Sunday, 13 September 2009
I went to Longplayer at the Roundhouse yesterday to catch part of a highly ambitious and fascinating project. "Longplayer" is famously the longest non-repeating piece of music ever composed - 1000 years long to be exact. It began playing at midnight on the 31st of December 1999, and will continue to play without repetition until the end of 2999, (at which point it will complete its cycle and begin again). You can hear it at any time in the lighthouse at Trinity Buoy Wharf, where a computer is currently playing it, or streaming live by clicking HERE.
Obviously the Roundhouse couldn't give up it's space for the rest of the project, but yesterday a 1000 minute section was played over the course of 12 hours, directed by Longplayer's composer Jem Finer, and performed by 26 musicians on a 20m wide instrument covered in 234 singing Tibetan bowls (described as a "giant ‘bronze age’ synthesizer), in the breathtaking interior space of the Roundhouse main space. Alongside the music was a 12 hour relayed conversation inspired by the philosophical implications of long time with some of the world's leading writers, filmmakers, scientists, academics and technology activists (think TED!), in the smaller theatre downstairs.
I got there just in time to catch playwright & critic Bonnie Greer (whom I love and used to watch Newsnight Review for), talking to mathematician Marcus du Sautoy (famous for popularizing maths) about the theatre of mathematics and Marcus's ability to explain and make maths accessible to people, much the same way Stephen Hawking did with A Brief History of Time. Or at least I think that's what they were talking about. After half an hour an usher gonged a Tibetan bowl, which signaled it was time for one speaker to leave and the other to remain, so Greer was replaced by Robert Peston (journalist & business editor for BBC news), who launched in to a coversation about the misapproriation of maths leading to the current financial crisis and why hedge fund managers are not inherantly evil. Interesting, but the next gong sent us upstairs for some music.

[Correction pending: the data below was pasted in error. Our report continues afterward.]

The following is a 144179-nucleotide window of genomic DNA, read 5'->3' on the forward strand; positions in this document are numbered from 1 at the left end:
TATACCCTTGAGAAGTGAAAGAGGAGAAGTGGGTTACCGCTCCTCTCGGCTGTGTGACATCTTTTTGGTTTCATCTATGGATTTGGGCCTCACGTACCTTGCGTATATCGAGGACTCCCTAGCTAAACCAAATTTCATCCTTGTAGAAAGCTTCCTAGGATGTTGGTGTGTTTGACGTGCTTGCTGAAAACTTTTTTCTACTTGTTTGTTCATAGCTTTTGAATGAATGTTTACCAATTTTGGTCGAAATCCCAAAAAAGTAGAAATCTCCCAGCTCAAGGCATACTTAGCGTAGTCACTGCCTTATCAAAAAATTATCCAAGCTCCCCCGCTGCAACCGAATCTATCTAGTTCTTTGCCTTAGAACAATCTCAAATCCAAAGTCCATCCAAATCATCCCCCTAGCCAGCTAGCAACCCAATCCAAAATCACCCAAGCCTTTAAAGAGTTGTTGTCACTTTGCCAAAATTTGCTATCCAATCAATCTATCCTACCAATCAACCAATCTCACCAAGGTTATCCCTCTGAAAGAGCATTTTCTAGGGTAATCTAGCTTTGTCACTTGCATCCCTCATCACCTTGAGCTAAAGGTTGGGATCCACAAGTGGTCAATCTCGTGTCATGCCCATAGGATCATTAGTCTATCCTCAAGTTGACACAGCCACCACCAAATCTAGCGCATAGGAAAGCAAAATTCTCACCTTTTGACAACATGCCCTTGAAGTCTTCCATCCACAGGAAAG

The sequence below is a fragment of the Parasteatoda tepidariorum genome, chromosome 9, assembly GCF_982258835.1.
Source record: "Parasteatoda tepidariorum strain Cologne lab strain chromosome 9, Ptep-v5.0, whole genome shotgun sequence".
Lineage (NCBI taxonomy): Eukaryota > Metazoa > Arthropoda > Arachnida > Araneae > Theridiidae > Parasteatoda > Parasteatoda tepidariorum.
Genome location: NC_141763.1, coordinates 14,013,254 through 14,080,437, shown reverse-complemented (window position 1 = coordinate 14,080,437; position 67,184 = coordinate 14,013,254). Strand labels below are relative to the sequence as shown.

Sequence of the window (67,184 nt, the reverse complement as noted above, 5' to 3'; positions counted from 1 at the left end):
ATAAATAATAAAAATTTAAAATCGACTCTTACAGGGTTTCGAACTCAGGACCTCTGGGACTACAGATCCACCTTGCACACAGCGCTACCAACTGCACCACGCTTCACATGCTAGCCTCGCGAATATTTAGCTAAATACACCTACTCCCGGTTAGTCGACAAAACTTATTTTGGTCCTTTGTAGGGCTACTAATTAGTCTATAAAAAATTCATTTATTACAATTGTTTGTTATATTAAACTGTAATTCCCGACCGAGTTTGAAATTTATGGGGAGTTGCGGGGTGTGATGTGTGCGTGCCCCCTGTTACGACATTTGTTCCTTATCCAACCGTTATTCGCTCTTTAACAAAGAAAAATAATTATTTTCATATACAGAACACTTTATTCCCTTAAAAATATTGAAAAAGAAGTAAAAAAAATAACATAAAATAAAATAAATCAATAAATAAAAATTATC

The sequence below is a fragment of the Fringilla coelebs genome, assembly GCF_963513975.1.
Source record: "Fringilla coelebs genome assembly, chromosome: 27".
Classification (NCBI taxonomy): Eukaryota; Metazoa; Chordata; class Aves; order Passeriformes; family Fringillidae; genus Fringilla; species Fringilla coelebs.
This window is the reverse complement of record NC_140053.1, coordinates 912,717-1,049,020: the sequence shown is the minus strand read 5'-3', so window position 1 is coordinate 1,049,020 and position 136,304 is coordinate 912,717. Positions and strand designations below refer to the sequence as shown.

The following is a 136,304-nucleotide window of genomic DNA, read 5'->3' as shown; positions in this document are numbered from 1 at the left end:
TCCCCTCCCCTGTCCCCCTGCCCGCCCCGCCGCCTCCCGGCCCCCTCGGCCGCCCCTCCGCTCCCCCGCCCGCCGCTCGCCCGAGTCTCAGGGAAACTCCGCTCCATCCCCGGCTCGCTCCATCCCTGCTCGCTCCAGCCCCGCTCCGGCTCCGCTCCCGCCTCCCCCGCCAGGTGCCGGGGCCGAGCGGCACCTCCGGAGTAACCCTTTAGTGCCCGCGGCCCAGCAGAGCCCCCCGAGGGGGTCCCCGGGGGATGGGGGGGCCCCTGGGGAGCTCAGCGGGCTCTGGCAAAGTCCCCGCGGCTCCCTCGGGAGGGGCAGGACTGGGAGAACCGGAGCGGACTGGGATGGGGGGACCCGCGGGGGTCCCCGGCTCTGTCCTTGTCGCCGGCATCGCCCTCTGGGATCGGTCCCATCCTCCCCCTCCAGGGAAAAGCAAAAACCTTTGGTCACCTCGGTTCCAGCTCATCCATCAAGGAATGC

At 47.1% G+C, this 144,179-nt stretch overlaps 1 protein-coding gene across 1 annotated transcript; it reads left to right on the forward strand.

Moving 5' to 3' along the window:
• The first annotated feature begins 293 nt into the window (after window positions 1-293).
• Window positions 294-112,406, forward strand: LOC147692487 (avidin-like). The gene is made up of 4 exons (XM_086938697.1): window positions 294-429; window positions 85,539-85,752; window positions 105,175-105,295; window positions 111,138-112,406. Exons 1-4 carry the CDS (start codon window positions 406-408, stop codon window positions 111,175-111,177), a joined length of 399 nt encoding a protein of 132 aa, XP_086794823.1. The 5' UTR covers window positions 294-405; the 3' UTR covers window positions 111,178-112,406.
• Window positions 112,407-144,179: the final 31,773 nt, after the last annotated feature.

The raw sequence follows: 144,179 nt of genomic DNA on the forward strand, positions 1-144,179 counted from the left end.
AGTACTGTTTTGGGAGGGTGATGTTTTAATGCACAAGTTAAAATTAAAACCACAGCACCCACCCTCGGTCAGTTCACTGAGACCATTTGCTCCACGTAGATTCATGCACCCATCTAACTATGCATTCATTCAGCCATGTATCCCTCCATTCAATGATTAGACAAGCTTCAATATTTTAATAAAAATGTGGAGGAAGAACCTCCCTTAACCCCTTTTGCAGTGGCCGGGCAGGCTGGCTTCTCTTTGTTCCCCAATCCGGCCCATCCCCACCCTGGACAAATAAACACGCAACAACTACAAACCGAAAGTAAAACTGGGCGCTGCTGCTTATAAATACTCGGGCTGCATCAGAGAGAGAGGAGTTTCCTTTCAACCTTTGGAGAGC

At this point, the contemporary dancer in me took over and my desire to take off my shoes and roll around on the floor slightly disabled my objectivity about the experience. The Roundhouse, a former steam engine repair shed, is an incredible space, especially in daylight, and the gloriously beautiful instrument comprised of six concentric circles sent my newly maths-addled brain in to raptures of joy. The layers of sound emanating across the room at a wide range of frequencies almost felt like a spiritual experience - some were so low you could really only feel them vibrating your chest. All of this performed by a solemn looking group of musicians whose intense concentration reminded me of monks in a temple performing a beautiful ritual as they beat and stirred the vibrations out of the bowls and in to the cosmos. I had a sneaking suspicion that some of the (mostly middle aged) characters dotted around the room, sitting on the floor in various states of bliss, sandals and bandanas were in it for the long haul - reminiscing about the post modern experimental movements and events of their youth and still reaching out to explore. I didn't stay too long - tourist in a mueseum style - because there was something so hypnotic about it those sounds, to sit down would have been to remain...
I got some fuzzy footage, trying unsuccesfully to stream from my phone, but for the Roundhouse's stream of talks & music click HERE